The dire need for comprehensive sexual education in primary and secondary schools gained national attention after the presentation of the Reproductive Health Care Bill by Senator Judith Achieng Sijeny. The bill called for giving prepubescent and adolescent children unhindered access to comprehensive sexual education and confidential services to seek out additional information. At the time Education Cabinet Secretary Jacob Kaimenyi rejected the proposed legislation due to his personal opinion and backlash from religious groups, parents, and teachers arguing that sexual education would allow an “introduction of immorality” in schools.
Contrary to the conservative groups’ arguments, not having conversations about sex with children at the primary and secondary school level is more harmful than protective. Children experience natural curiosities about their bodies. Not having access to tools to help better understand sexual curiosities and desires is detrimental to the development of a healthy relationship with sex.
By ignoring the legislative need for mandated sex education courses in schools, the Kenyan government is violating women’s rights. The government has an obligation to give the young generation the tools and support to become active members in society. The future of the country depends on it. Kenyan youth need to understand the complexities of sex and initiating those kinds of conversation will make space for instrumental conversations about rape culture, women’s rights, and the effects of toxic patriarchal oppression.
A study found that only four in ten sexually active Kenyan teenage girls use a modern method of contraception, even though the majority of them want to avoid pregnancy. Another recent survey found that in Kenyan schools, only a quarter of the female students knew that contraceptive pills are to be taken by females, not males.
Kenyan women have limited options if they do get pregnant and do not want to carry the baby to term. The Constitution of Kenya, revised in 2010, offers ambiguous language regarding abortion, aiming to decrease the harrowing number of women who lose their lives from unsafe abortion procedures. Prior to its 2010 revision, the Kenyan constitution strictly outlawed termination of a pregnancy. The confusing nature of current legislation has prompted the country to continue to view abortion as an illegal act. Most hospitals and clinics in Kenya don’t offer abortion services and will refuse to consult women considering termination. If a young woman or teenager gets pregnant, her safest option is to keep the baby.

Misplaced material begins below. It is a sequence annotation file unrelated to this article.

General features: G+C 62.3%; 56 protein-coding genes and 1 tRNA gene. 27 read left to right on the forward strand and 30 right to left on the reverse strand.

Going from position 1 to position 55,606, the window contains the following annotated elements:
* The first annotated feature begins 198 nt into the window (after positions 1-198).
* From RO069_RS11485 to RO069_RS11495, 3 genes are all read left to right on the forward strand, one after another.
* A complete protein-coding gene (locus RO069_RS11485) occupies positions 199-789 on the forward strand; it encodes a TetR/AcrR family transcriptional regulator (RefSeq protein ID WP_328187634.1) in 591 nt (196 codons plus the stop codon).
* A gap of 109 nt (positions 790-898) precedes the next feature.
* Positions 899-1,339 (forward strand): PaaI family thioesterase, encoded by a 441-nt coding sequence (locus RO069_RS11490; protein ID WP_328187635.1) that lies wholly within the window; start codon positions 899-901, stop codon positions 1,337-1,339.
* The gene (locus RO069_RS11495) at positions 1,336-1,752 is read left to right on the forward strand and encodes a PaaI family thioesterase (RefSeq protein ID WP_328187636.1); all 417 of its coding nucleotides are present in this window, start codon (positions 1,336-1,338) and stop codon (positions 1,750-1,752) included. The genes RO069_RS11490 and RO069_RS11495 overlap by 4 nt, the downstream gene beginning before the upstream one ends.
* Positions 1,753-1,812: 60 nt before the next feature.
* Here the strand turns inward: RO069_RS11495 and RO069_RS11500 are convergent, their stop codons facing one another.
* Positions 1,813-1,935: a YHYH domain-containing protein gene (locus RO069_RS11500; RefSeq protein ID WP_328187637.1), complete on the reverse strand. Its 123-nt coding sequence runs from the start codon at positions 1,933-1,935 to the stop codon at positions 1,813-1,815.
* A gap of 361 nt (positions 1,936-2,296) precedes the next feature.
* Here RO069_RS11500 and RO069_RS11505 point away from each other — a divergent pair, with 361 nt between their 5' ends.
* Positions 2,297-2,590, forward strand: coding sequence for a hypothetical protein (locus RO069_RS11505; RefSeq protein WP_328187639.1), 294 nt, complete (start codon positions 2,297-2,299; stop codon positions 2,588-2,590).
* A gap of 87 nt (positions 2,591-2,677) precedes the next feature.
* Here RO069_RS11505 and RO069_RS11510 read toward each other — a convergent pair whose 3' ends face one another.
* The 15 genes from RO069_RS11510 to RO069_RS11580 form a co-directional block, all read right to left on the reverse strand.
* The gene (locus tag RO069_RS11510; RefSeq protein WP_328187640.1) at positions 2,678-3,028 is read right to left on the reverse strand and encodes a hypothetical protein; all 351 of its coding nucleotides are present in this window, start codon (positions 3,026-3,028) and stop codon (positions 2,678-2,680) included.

Because of the limited and sometimes dangerous options available to women who do not want to carry a baby to term, young pregnant women are backed into a corner and are forced to have the child. Having a child, in lieu of pursuing their education or other professional opportunities, ultimately narrows their options in the workforce. Most women in Kenya end up working as “house helps,” maids or caregivers. Ignoring the need for sex education in schools reinforces the idea that a woman’s place is in the home, removed from the professional sector.
To combat the government’s failure to protect women’s rights, there are a wide array of organizations that are committed to supporting women and providing the tools they need to make an impact in the professional sector. The Grassroots Empowerment Initiative (GEMINI), helped more than 200 teen mothers by giving them access to economic and educational opportunities through training and skills-building. Similarly, BEADS for Education improves the status of Kenyan girls through education, linking young women from 5th grade to college with educational sponsors. These organizations are paving the way for more female representation in the workforce. As national conversations about sex education continue to develop, organizations committed to supporting women’s right should offer sponsorship opportunities to its participants.
Kenyan women are multi-faceted beings who, with the support of the Kenyan government, could continue to push Kenya towards economic advancement. Paving the way for women to hold positions across industries will transform the country. A woman’s perspective is unparalleled, and with access to education and support from a young age, Kenyan women will change the country and the world.